- $\mathcal P_n=\{a_o+a_1x+a_2x^2+\cdots+a_nx^n\,|\,a_o,a_1,\dots,a_n\in\R\}$
- $(a_o+a_1x+a_2x^2+\cdots+a_nx^n) + (b_o+b_1x+b_2x^2+\cdots+b_nx^n)$ =

$(a_o+b_o)+(a_1+b_1)x+(a_2+b_2)x^2+\cdots+(a_n+b_n)x^n$ - $r\cdot(a_o+a_1x+a_2x^2+\cdots+a_nx^n) = (ra_o)+(ra_1)x+(ra_2)x^2+\cdots+(ra_n)x^n$

We also consider the space $\mathcal P$ of all polynomials, of any degree. The vector space $\mathcal P$ is an example of an infinite-dimensional vector space.

$\mathscr F$ is the set of real-valued functions of a real variable, with the usual addition of functions and the usual multiplication of a scalar times a function. That is,

- $\mathscr F = \{ f\,|\, f:\R\to\R\}$
- $f+g$ is defined by $(f+g)(x)=f(x)+g(x)$ for all $x\in\R$
- $r\cdot f$ is defined by $(r\cdot f)(x) = r(f(x))$ for all $x\in\R$

$\mathscr F$ is an example of a function space. There are many other function spaces. For example, $\mathscr C$, the vector space of continuous functions, or $\mathscr D$, the vector space of differentiable functions. Function spaces such as these are among the most important vector spaces in some branches of mathematics. We could also look at real-valued functions defined on other sets. The book uses the set of functions from $\N$ to $\R$ as an example. The set of functions on the closed interval $[a,b]$ would be another example. In all of these cases, vector addition and scalar multiplication are defined in the same way.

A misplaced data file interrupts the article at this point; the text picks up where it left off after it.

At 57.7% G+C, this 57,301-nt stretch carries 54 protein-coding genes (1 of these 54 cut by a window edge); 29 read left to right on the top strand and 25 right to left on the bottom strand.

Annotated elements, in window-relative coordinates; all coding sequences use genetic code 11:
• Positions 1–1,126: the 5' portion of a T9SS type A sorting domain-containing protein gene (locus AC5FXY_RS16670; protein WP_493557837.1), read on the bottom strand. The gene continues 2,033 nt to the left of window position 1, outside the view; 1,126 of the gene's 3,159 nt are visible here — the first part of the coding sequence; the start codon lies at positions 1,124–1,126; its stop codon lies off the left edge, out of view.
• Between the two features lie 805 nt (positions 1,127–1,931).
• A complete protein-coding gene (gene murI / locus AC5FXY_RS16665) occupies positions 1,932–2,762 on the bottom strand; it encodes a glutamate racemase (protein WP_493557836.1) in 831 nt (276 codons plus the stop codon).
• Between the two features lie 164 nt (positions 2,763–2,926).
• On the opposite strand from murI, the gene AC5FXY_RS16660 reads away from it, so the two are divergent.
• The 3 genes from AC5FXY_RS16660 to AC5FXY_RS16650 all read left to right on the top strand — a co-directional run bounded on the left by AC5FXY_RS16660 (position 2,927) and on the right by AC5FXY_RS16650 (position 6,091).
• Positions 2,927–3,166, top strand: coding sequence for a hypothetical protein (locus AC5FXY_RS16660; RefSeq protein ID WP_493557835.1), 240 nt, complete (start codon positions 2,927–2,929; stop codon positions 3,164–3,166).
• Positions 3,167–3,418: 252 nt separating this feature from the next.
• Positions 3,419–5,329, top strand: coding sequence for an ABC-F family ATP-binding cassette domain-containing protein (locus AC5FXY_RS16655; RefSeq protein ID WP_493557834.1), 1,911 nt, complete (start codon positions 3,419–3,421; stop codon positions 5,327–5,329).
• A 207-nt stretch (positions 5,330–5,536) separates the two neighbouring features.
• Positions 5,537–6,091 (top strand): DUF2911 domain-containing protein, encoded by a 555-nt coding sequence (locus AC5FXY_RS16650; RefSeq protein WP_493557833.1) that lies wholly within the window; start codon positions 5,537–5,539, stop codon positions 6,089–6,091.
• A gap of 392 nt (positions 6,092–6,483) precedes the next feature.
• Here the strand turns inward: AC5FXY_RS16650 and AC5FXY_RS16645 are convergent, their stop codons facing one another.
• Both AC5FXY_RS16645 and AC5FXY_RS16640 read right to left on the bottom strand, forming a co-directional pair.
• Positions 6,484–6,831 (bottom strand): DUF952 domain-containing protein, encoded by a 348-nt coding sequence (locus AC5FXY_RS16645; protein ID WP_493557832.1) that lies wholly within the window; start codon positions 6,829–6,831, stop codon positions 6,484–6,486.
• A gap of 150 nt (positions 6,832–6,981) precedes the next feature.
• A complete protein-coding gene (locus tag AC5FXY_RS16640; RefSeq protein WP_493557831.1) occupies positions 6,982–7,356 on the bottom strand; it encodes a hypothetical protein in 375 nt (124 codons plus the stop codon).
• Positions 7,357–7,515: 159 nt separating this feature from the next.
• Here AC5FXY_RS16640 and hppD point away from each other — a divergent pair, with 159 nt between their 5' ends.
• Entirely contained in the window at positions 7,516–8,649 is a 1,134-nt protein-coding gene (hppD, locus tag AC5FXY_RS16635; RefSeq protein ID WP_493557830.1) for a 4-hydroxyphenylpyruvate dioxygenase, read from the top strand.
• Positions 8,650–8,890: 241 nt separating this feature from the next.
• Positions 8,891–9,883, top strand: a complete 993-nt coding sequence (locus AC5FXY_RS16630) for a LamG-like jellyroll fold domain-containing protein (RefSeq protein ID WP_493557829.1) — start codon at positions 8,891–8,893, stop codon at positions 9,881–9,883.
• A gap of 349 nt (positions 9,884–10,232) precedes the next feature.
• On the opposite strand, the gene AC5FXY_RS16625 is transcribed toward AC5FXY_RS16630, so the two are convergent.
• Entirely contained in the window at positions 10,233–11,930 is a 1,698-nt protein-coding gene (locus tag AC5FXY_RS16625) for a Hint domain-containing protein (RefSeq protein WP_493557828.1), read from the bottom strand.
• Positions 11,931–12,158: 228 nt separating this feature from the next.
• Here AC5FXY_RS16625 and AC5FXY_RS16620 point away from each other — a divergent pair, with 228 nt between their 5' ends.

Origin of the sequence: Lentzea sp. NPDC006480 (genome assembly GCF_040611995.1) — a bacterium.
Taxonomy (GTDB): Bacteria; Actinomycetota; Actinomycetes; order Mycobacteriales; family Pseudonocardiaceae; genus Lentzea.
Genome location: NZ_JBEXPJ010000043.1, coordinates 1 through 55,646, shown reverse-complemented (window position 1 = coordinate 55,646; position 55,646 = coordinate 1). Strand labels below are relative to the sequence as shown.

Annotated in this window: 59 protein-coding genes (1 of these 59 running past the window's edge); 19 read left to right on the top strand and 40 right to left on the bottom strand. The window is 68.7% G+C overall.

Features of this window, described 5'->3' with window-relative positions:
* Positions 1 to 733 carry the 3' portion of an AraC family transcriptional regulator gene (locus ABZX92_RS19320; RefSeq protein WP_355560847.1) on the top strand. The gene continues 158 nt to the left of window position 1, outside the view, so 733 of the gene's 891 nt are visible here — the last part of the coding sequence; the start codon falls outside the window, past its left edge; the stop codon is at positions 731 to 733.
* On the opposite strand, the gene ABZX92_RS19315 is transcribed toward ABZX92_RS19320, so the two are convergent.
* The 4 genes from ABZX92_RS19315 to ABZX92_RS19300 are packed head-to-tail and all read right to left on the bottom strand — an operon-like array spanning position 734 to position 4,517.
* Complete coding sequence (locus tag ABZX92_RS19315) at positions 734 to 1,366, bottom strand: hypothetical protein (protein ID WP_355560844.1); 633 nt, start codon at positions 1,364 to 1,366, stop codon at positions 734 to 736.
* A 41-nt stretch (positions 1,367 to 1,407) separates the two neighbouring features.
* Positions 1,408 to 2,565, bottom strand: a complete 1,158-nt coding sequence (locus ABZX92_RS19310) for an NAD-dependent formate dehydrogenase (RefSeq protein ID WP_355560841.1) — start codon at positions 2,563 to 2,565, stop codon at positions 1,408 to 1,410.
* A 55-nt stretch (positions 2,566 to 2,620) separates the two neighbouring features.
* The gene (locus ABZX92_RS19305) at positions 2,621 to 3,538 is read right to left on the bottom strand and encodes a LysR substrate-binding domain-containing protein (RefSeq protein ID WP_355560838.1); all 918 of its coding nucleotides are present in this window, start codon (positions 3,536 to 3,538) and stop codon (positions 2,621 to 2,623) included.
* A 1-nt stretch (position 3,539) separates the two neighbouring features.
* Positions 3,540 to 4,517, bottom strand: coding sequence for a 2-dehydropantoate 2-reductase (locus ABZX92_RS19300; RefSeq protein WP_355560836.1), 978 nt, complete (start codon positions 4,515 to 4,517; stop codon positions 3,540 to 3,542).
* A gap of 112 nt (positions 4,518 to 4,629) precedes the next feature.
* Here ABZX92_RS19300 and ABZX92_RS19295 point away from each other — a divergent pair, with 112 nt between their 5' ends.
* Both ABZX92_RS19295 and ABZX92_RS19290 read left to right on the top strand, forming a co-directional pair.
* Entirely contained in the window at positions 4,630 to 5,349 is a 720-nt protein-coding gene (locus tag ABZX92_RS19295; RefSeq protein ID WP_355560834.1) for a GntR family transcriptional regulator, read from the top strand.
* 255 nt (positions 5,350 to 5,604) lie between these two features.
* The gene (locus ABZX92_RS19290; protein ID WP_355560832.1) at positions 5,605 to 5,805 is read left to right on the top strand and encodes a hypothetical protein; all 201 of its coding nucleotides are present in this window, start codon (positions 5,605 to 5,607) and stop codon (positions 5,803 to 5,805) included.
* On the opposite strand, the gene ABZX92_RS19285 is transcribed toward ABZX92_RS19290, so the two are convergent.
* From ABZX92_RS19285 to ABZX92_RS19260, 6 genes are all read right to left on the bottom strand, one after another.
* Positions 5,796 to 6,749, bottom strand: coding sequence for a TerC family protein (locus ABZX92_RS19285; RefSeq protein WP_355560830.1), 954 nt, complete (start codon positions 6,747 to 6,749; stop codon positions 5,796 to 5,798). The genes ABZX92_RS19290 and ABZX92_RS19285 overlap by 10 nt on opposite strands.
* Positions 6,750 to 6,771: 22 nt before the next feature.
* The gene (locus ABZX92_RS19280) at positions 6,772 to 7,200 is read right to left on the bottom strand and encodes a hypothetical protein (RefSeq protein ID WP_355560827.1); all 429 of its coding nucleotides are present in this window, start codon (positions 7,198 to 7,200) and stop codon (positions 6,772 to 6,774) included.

The ten properties that are listed in the definition of vector space are not the only
properties that are true for all vector spaces. But they represent a set of
axioms for vector spaces. The axioms are *assumed* to
be true of all vector spaces. They can be used to *prove* other facts about
vector spaces.

For example, it is not assumed that $0\cdot \vec v=\vec 0$ for all vectors $\vec v$, but it can be proved using only the axioms and facts about real numbers: $$\begin{align*} 0\cdot\vec v &=(0+0)\cdot \vec v&\mbox{(property of $0\in\R$)}\\ 0\cdot\vec v &=(0\cdot \vec v)+(0\cdot \vec v)&\mbox{(distributive law)} \end{align*}$$ By the additive inverse property, $0\cdot\vec v$ has an additive inverse $-(0\cdot\vec v)$. Add it to both sides of the above equation: $$\begin{align*} 0\cdot\vec v + (-(0\cdot\vec v))&=((0\cdot \vec v)+(0\cdot \vec v)) +(-(0\cdot\vec v))\\ 0\cdot\vec v + (-(0\cdot\vec v))&=(0\cdot \vec v)+((0\cdot \vec v) +(-(0\cdot\vec v)))&\mbox{(associative law)}\\ \vec 0 &=(0\cdot \vec v)+\vec 0 &\mbox{(additive inverse)}\\ \vec 0 &=0\cdot \vec v &\mbox{(additive identity)} \end{align*}$$

The definition of vectors space refers to a vector space "over $\R$". This means that scalars are real numbers. In fact, vector spaces can be defined over other kinds of scalars. The restriction is that the set of scalars, together with addition and multiplication of scalars, must be a field. For example, the rational numbers, $\mathbb Q$, form a field, where two rational numbers are added or multiplied in the same way they are added and multiplied as real numbers. This means that we could define vector spaces "over $\mathbb Q$". The complex numbers, $\C$, also form a field. In fact, the last chapter in the textbook uses vector spaces over $\C.$ However, until we get to that chapter, all of our vector spaces will be vector spaces over $\R.$